LL.M. in Corporate and Finance Law
Corporations conduct much of the world's economic activity, using capital markets to raise debt and equity financing and sophisticated securitization, corporate restructuring and joint venture arrangements to expand their access to human and investment capital. The LL.M. in Corporate and Finance Law prepares graduates to play key roles at law firms, governmental agencies and in-house corporate legal departments.
When to start
Length of program
- Full time: One year (often including summer work on master's thesis)
- Part time: Two or more years
- Maximum permitted length: Six years, unless the director grants an extension
Courses (24 credits)
- Required: You must take Corporations, Taxation, at least one course in corporate finance and at least one course in corporate taxation.
- Approved: You select most of your courses from approved courses for the major.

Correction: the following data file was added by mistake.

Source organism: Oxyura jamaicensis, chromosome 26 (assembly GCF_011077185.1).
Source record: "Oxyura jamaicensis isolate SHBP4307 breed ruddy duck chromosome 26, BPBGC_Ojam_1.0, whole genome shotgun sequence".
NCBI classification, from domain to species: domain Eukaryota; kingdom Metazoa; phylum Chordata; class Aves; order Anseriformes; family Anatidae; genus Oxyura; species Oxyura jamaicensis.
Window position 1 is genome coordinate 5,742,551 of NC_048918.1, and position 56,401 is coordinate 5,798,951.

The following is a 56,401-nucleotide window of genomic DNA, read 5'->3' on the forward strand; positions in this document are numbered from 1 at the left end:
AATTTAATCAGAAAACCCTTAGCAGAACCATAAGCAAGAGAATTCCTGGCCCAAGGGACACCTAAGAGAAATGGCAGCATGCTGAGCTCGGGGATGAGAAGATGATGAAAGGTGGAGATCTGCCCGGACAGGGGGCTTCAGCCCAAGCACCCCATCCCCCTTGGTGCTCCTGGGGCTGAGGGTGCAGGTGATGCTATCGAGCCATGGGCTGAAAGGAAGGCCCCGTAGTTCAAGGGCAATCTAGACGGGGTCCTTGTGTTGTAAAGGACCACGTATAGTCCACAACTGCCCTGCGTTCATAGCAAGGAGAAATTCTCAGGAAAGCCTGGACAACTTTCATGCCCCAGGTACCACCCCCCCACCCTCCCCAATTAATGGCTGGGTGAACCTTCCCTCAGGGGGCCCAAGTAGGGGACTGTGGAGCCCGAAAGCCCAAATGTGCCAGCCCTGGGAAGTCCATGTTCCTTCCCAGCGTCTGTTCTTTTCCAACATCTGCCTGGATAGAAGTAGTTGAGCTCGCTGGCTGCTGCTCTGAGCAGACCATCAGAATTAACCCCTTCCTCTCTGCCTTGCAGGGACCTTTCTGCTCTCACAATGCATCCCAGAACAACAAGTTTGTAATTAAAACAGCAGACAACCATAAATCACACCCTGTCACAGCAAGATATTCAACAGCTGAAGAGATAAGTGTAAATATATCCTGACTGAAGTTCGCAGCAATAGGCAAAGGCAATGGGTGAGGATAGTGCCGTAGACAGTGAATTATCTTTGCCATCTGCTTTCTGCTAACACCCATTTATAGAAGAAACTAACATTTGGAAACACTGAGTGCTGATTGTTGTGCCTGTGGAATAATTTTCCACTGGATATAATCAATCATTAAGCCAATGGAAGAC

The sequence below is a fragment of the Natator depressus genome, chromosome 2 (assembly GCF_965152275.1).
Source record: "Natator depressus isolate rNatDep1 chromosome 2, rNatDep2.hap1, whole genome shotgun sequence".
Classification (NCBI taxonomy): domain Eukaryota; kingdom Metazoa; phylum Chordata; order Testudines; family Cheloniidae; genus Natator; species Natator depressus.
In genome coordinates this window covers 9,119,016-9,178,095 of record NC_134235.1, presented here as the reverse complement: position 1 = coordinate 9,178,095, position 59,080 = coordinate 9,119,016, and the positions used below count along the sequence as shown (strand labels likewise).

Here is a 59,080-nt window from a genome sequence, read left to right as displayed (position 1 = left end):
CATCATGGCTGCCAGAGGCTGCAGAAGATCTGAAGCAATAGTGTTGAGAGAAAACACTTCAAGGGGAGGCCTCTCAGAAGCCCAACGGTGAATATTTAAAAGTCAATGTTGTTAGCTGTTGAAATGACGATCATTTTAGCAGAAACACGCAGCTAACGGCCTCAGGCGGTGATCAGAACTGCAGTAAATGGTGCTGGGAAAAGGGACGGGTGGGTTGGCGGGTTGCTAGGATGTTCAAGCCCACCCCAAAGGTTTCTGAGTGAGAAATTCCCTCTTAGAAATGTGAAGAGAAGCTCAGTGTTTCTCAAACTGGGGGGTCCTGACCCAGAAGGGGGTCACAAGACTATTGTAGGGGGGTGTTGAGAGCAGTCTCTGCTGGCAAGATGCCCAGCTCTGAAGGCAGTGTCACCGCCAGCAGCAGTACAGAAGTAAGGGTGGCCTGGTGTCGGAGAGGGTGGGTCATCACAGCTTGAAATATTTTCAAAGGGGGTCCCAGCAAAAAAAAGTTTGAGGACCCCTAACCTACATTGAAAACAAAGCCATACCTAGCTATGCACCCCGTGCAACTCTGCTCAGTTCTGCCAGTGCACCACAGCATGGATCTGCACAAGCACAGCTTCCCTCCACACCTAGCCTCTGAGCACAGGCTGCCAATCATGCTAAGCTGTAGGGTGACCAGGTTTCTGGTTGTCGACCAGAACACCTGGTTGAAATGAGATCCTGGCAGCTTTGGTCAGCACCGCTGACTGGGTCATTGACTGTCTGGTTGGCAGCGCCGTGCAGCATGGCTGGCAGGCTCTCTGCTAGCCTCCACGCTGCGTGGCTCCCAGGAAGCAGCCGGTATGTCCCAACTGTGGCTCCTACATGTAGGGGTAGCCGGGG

- Electives: You may take a limited number of additional courses offered at Wayne Law or in other Wayne State departments, with approval of the director of graduate studies.
Thesis (2 or 3 credits)
Your thesis demonstrates your expertise, with a well-researched legal article on a significant topic.
- In-house counsel
- Law firm (regulatory compliance, mergers and acquisitions, other transactional planning)
- Sole practitioner (controversies, borrowings, contracts, transactional planning)
- Government (securities regulation, consumer financial protection, antitrust)
- Banking, hedge funds, financial institutions
|Professor Peter J. Henning |
A former federal prosecutor and Fulbright Scholar, his areas of expertise include white collar crime, constitutional criminal procedure and attorney ethics. He writes the White Collar Watch column for The New York Times DealB%k.
|Associate Professor Eric A. Zacks |
A former law partner focusing on complex acquisitions and divestitures, debt and equity financings, and other aspects of corporate transactions, he twice has been voted Professor of the Year by Wayne Law students.